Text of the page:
• Epilepsy
  • Metabolic Syndrome
  • Glycogen Storage Disease
  • Polycystic Ovary Syndrome
  • Some cancers
  • Autism
  • Parkinson’s
  • Obesity
  • GLUT1 Deficiency Syndrome
  • Brain injury
  • Multiple Sclerosis
  • Nonalcoholic Fatty Liver Disease
  • Alzheimer’s Disease
  • Migraines

A final note about medical conditions: Many healthcare practitioners are still wary of the ketogenic diet despite considerable research attesting to its safety, so your first attempt to speak to a physician about it might meet with resistance. If that happens and you still believe it’s right for you, speak to another physician or to a natural healthcare practitioner. Either way, get the facts before making any decision.

3. Your Thyroid Is Normal

Hypothyroidism (low thyroid function) or hyperthyroidism (high thyroid function) can both make the ketogenic diet more dangerous. When you transition your body to ketosis, where your energy source derives from liver-produced ketones, it creates a massive shift throughout the body. If your thyroid function is unable to accommodate that, your body may suffer.

That doesn’t mean you have to say goodbye to your dreams of ketosis, especially if you have other health issues you want to address – e.g. obesity or any of the above medical conditions. It does mean you should take extra caution before jumping on the keto bandwagon. Talk to a healthcare provider first to make sure you protect your thyroid during the transition and after.

If you have a normal thyroid, though, go for it!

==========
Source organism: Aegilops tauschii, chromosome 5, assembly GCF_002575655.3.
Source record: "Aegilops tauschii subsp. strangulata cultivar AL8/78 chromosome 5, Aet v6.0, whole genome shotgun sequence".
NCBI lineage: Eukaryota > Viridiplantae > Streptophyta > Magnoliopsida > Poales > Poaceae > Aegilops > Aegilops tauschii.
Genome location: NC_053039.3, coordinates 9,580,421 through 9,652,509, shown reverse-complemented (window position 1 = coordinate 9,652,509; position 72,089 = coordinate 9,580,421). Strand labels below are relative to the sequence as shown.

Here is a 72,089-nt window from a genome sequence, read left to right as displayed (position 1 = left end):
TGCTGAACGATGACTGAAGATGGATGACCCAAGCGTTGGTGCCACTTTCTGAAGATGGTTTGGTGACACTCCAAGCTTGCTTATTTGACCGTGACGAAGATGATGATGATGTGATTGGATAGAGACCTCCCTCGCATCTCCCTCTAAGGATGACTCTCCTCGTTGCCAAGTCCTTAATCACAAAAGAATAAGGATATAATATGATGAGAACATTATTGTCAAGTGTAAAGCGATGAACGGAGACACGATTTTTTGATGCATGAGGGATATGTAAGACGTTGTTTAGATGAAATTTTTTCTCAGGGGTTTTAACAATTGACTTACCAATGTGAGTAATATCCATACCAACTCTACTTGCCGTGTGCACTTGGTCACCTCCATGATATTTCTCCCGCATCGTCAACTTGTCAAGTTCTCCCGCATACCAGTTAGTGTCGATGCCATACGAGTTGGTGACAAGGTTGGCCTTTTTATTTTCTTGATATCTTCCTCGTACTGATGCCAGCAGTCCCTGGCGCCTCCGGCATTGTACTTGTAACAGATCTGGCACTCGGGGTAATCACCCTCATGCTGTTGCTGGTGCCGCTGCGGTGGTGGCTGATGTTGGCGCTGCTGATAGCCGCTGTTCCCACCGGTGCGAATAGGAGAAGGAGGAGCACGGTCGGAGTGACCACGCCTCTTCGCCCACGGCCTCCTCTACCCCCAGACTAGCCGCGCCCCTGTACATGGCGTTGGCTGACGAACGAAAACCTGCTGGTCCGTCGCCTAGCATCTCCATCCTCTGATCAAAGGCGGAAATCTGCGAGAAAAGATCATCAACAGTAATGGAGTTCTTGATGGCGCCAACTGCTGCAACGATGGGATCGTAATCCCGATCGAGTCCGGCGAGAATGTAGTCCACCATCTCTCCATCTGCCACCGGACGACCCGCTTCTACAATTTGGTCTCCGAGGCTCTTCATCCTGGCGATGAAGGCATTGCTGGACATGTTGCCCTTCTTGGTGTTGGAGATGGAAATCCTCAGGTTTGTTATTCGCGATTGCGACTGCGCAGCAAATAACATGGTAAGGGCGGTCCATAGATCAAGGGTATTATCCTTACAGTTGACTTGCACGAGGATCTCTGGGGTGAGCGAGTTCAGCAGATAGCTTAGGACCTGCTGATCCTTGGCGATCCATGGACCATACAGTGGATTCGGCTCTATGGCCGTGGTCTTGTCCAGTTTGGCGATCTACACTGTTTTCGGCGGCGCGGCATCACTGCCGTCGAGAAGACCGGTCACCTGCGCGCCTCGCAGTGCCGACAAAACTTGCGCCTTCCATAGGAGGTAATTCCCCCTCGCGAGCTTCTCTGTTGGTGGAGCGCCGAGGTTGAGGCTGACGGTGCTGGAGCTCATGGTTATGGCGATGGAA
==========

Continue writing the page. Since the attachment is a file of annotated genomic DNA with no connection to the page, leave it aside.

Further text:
4. You’re at a Healthy Weight

One of the reasons keto is so popular is that it turbo-charges weight loss. If you’re at a healthy weight or are overweight, keto is a great choice. It will either keep you healthy or help you shed extra pounds.

Why does this work? Because eating carbs leads to weight gain in most of us, because carbohydrates give us more energy than we really need to function. Your body has to remove those carbs from the bloodstream and store them somewhere, so they get turned into fat. That’s the reason a diet low in fats but high in carbs (pasta, potatoes, fruit, sweets, sodas) will still make you overweight. Cutting out carbs will stop that process and so stop weight gain.

If you are already underweight or at risk of becoming underweight, however, it’s not a good idea to go on keto. Your body may not get the nutrients it needs to remain healthy, at least until you’ve solved whatever underlying condition might be causing the symptoms.

The same is true if you have struggled with an eating disorder in the past. Because the ketosis diet requires restrictive eating and careful monitoring of food intake, it is not a good idea for those who easily become compulsive. In that case, please stick with a traditional diet and follow your healthcare practitioner’s advice for how best to eat.

5. You Are Past Having Children

The ketosis diet is not a good idea if you’re pregnant and nursing. Currently there are not enough studies supporting this form of energy production when you’re eating for two. Possibly, with more research, keto might get the safety rating needed to follow the diet while bearing children.

For now, it’s best to eat a traditional diet while you’re carrying and nursing a child. Once you finish breastfeeding, you can transition to a ketosis diet then. In fact, it’s a great way to lose that baby weight!